That night was beautiful under the star strewn sky. It was super dark so the stars were particularly brilliant and we were able to use Liam’s “stargazer” app on his Ipod to find stars and the names of constellations. We all slept well too, as it was pitch dark and very quiet. Michael and I got up early, at sunrise , to see what animals we could see and sure enough we saw some Bush Buck and DikDiks in the glade near the bandas. We then got Liam up and took a walk up the road which was surrounded by heavy forest. We were being as quite as possible so as not to disturb the animals. On that walk we saw some more African deer, and to our delight, a herd of zebra wandered out of the woods just as we returned.
David had convinced us that we could take our 4wd rental up to the base of the mountain peak and that it wouldn’t take as long as we had thought, so we had a quick breakfast, packed up and headed out , our first stop being the Kitum Caves, which the elephants are known to enter in order to dig for salt. Keeping our fingers crossed for elephants, we hiked up the lovely hillside, catching glimpses of Colubus monkeys in the trees on the way up.
The cave itself had sort of a tricky entrance but once inside there were signs of elephants having recently been there and you can see the lava tubes from 10 million years ago which formed when the volcano last erupted. So cool! We continued on our way, driving about 35 km up the mountain, enjoying the changing flora on the way up to our ultimate goal of 4000 meters, the air thinning as we went. We saw several more large Bush Bucks along the way and made several stops to admire the giant trees along the way. The road itself became little more than a path at some points and there was no sign of humans at all.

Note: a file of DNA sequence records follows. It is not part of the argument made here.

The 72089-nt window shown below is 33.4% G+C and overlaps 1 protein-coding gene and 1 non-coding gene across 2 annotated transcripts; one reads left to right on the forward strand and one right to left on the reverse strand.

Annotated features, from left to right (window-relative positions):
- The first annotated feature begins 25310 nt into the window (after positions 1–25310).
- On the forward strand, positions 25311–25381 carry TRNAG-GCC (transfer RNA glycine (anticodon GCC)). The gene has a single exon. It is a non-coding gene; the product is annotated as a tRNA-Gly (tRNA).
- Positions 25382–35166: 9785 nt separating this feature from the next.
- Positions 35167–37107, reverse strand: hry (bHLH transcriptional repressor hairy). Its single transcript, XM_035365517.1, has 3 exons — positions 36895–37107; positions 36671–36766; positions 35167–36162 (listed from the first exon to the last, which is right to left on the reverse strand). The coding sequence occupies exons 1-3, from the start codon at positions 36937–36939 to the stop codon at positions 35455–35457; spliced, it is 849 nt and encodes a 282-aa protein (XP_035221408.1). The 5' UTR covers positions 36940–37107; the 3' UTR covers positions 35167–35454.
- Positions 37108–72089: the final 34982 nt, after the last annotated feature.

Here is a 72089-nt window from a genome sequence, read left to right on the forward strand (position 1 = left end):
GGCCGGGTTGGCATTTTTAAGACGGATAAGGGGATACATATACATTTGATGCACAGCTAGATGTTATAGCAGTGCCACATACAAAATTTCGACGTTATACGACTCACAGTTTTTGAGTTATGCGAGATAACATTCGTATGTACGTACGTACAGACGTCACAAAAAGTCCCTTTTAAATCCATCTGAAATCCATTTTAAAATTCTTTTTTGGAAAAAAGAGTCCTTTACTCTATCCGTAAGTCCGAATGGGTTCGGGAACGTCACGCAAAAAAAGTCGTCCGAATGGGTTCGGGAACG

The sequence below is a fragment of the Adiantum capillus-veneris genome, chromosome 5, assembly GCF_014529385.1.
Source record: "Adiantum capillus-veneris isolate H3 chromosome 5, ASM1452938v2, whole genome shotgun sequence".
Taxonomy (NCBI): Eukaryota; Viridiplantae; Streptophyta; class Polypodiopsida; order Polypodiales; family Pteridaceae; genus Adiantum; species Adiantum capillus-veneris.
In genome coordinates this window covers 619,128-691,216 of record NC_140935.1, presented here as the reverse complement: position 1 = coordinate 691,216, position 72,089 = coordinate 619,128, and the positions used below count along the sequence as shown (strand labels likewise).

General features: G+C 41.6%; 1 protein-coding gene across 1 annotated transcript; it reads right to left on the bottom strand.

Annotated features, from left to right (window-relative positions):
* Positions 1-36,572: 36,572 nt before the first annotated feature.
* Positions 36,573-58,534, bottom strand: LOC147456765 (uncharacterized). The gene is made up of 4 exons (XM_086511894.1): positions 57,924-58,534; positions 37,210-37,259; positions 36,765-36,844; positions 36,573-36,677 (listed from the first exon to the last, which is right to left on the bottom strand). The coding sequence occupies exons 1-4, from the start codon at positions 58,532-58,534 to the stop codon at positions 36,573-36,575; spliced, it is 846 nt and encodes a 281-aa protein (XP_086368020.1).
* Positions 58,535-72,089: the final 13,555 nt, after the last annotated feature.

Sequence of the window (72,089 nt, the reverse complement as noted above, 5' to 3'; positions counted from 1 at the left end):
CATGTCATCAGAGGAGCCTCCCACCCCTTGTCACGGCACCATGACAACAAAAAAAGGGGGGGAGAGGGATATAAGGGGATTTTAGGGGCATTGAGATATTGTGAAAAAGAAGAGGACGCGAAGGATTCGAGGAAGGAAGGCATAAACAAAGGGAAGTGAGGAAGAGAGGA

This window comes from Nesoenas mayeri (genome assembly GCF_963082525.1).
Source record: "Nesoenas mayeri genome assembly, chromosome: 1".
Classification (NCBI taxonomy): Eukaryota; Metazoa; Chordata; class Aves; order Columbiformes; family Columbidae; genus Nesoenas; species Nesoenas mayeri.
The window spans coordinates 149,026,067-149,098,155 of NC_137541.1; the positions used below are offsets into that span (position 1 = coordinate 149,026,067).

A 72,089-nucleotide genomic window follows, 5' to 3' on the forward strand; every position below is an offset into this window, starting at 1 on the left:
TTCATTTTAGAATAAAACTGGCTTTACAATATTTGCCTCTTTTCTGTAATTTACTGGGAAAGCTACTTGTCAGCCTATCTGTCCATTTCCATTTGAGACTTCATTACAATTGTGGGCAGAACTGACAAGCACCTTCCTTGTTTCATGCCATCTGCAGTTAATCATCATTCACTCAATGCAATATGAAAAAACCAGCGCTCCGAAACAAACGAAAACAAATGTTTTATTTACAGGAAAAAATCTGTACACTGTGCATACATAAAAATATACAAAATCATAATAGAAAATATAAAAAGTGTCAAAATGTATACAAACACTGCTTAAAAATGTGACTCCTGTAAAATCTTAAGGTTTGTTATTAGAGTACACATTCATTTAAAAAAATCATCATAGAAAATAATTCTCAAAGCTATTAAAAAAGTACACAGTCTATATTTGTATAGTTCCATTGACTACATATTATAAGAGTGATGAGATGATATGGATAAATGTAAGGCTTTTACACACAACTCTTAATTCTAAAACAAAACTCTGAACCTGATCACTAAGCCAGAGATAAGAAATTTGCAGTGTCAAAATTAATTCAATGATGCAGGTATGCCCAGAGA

After a couple of hours of driving we did find the trail to the top of the mountain, which was surrounded by beautiful savannah and several other peaks all around. We hiked a bit to the trailhead but as we approached it began to cloud over. My reaction to the climb was a positive “maybe” because it looked like 4 km of steep and stoney uphill which at that point in the day I was not sure I would be happy to do. Plus we knew we had to get out before dark. We headed up the rocky trail and it did become slippery and sort of invisible in places, but my heroic helpers, lent me a hand. After about an hour we stopped on a stone outcropping to drink some water and find the peak as there were several looming. I was not overly enthusiastic about continuing but Liam was, so he and Michael carried on promising to come back in 20 minutes. I sat on my rock and looked in awe at the scenery and listened for sounds of approaching wildlife. It is something else being out in nature when you know there are large animals about. I began to get a little worried when suddenly, a fog moved in and I could not see where the guys had gone. I stood and called to Michael and Liam and got what I thought was a response back so I “chilled” for a bit and then finally, after another 10 minutes, saw them in the distance. We all agreed that we were not prepared to hike the whole way that day as it was late, we were tired and out of water, it was misting, and we didn’t really know at what point we’d find the peak. We do plan to go back.